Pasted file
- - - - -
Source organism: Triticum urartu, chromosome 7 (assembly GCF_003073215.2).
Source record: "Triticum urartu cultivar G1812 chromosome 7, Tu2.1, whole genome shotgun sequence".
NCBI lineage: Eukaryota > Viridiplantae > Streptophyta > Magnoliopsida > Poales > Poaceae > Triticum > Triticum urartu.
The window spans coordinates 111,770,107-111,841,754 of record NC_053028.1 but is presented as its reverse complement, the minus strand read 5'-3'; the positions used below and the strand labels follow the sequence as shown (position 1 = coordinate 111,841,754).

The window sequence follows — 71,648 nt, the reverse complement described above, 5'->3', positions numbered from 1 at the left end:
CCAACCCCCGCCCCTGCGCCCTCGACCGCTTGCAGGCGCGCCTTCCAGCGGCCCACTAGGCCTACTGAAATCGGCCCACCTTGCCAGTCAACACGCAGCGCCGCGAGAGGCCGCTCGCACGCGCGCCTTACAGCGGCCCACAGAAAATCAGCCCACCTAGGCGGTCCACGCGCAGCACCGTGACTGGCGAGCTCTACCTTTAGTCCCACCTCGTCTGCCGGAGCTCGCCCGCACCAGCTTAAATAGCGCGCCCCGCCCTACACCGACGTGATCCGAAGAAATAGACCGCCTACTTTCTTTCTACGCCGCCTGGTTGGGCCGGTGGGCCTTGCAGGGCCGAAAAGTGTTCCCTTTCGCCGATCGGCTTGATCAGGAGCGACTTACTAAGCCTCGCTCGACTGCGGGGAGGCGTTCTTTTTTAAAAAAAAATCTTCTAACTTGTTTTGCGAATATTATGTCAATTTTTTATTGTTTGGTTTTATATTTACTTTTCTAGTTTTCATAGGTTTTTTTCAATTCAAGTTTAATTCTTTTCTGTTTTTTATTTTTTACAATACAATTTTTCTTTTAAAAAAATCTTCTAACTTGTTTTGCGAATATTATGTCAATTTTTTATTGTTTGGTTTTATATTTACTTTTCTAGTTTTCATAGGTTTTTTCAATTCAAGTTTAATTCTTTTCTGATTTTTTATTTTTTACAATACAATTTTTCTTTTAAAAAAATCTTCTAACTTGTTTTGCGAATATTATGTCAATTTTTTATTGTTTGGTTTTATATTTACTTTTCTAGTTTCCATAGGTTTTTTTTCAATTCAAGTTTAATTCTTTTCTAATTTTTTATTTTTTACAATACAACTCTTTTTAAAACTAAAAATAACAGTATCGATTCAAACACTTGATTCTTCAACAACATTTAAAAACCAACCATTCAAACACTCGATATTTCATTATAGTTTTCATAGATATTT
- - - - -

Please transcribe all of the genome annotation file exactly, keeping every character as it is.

Source organism: Triticum urartu, chromosome 7 (assembly GCF_003073215.2).
Source record: "Triticum urartu cultivar G1812 chromosome 7, Tu2.1, whole genome shotgun sequence".
NCBI lineage: Eukaryota > Viridiplantae > Streptophyta > Magnoliopsida > Poales > Poaceae > Triticum > Triticum urartu.
The window spans coordinates 111,770,107-111,841,754 of record NC_053028.1 but is presented as its reverse complement, the minus strand read 5'-3'; the positions used below and the strand labels follow the sequence as shown (position 1 = coordinate 111,841,754).

The window sequence follows — 71,648 nt, the reverse complement described above, 5'->3', positions numbered from 1 at the left end:
CCAACCCCCGCCCCTGCGCCCTCGACCGCTTGCAGGCGCGCCTTCCAGCGGCCCACTAGGCCTACTGAAATCGGCCCACCTTGCCAGTCAACACGCAGCGCCGCGAGAGGCCGCTCGCACGCGCGCCTTACAGCGGCCCACAGAAAATCAGCCCACCTAGGCGGTCCACGCGCAGCACCGTGACTGGCGAGCTCTACCTTTAGTCCCACCTCGTCTGCCGGAGCTCGCCCGCACCAGCTTAAATAGCGCGCCCCGCCCTACACCGACGTGATCCGAAGAAATAGACCGCCTACTTTCTTTCTACGCCGCCTGGTTGGGCCGGTGGGCCTTGCAGGGCCGAAAAGTGTTCCCTTTCGCCGATCGGCTTGATCAGGAGCGACTTACTAAGCCTCGCTCGACTGCGGGGAGGCGTTCTTTTTTAAAAAAAAATCTTCTAACTTGTTTTGCGAATATTATGTCAATTTTTTATTGTTTGGTTTTATATTTACTTTTCTAGTTTTCATAGGTTTTTTTCAATTCAAGTTTAATTCTTTTCTGTTTTTTATTTTTTACAATACAATTTTTCTTTTAAAAAAATCTTCTAACTTGTTTTGCGAATATTATGTCAATTTTTTATTGTTTGGTTTTATATTTACTTTTCTAGTTTTCATAGGTTTTTTCAATTCAAGTTTAATTCTTTTCTGATTTTTTATTTTTTACAATACAATTTTTCTTTTAAAAAAATCTTCTAACTTGTTTTGCGAATATTATGTCAATTTTTTATTGTTTGGTTTTATATTTACTTTTCTAGTTTCCATAGGTTTTTTTTCAATTCAAGTTTAATTCTTTTCTAATTTTTTATTTTTTACAATACAACTCTTTTTAAAACTAAAAATAACAGTATCGATTCAAACACTTGATTCTTCAACAACATTTAAAAACCAACCATTCAAACACTCGATATTTCATTATAGTTTTCATAGATATTT